http://www.amazon.co...s/dp/B00DJY9MOE


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#41 Arcadia

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Posted 12 February 2016 - 09:27 PM

The next time I pass by Chuck E Cheese or shortcut through Dave & Busters, I'll have fun counting the number of girls and the number of guys playing on the arcade machines.

There are as many girls as guys playing Minecraft using the library computers after school :)

I grew up in the arcade malls and billard halls but I was a free range city kid. My guy friends gave me tokens because they buy in bags of $50 so they told me not to spend my money.

Where I am now, it is socially acceptable for girls to excel in all domains. The "tiger moms" pave the way for their daughters to compete in all arenas for better or for worse and I am saying that as an asian.

What I do think is an issue for math in K-5 in B&M schools is the ability to read. If a child in school is "behind" in reading, it impacts math because word problems start in Kindergarten. A neighbor has to read the math workbook to her K child so that the child can complete the two pages of weekly homework.

For example my oldest had something like below in K without picture.

"There was five birds on the tree. Three birds flew away. How many are left?"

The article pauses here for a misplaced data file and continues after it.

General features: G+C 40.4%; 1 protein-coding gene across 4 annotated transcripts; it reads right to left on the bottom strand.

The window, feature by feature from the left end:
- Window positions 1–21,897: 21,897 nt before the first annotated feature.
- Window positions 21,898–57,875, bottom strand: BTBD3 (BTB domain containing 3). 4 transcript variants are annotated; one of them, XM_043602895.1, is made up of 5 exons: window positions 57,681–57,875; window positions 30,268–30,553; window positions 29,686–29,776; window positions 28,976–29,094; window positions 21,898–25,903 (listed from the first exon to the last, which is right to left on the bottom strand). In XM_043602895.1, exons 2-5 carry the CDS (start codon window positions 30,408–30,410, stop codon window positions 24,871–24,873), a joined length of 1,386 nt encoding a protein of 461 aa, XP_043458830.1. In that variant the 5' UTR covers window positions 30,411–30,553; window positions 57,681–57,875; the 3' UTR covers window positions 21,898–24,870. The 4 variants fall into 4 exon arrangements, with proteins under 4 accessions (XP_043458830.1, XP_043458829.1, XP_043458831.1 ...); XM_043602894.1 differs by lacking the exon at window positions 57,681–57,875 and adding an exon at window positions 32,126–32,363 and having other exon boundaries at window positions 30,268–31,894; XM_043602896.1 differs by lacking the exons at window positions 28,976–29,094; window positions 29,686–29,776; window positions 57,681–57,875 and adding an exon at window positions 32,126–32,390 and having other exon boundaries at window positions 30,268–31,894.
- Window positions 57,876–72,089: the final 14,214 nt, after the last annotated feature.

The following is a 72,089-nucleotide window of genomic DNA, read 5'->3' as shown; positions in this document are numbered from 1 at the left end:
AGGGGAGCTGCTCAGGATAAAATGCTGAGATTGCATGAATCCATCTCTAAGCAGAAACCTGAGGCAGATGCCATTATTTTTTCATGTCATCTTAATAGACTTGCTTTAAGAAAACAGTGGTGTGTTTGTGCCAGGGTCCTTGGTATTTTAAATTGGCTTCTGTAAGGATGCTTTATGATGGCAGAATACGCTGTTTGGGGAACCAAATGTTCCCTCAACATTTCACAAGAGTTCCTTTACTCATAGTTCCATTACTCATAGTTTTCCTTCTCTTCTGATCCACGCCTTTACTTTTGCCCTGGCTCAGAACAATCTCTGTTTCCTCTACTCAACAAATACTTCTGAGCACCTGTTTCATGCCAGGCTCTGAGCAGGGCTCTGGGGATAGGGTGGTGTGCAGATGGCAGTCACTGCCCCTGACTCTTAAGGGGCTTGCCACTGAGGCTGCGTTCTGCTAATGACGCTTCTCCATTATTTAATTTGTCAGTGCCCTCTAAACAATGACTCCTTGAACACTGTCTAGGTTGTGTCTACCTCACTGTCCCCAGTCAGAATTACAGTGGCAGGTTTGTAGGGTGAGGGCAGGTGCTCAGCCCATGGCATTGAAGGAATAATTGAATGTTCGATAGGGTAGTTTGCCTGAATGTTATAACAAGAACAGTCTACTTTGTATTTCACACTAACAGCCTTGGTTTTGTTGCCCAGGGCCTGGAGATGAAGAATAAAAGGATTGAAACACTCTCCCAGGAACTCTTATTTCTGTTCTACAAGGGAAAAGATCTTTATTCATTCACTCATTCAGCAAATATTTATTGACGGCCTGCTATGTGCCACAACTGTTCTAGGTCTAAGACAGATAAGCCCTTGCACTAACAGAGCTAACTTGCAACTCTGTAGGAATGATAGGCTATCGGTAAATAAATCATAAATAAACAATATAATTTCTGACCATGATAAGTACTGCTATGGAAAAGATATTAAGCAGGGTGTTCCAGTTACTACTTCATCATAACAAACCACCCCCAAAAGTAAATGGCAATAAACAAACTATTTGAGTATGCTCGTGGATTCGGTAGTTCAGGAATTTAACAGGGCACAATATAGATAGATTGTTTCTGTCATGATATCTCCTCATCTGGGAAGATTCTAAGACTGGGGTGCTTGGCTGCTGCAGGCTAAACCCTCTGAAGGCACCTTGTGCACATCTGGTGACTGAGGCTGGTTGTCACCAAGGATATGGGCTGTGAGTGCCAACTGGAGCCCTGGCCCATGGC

Homeschoolers have the luxury of being able to read to their kids. Kids in schools aren't that lucky because they are not behind unless they still can't read at the end of 2nd grade.

ETA:
The girls play Tank Online and Grand Theft Auto too.

Edited by Arcadia, 13 February 2016 - 12:02 AM.


#42 dmmetler

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Posted 12 February 2016 - 10:23 PM

What I see here is that girls play Minecraft in creative mode, not competitive. You see a lot more girls playing Candy Crush than Halo, too.
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#43 Kathy in Richmond

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Posted 13 February 2016 - 12:24 AM

Well, I for one would sure like to see more girls on the IMO team, but it isn't happening soon. I have a paper around here somewhere that studied the kids in the US who made MOP (the US Olympiad training camp made up of the highest scorers on the USAMO). While boys would often come out of nowhere, most of the girls at that level came from the best math/sci high schools like TJHSST or Philips Exeter. The paper's conclusion was that girls tend to stick with competition math longer with the supportive peer groups that are built into those schools.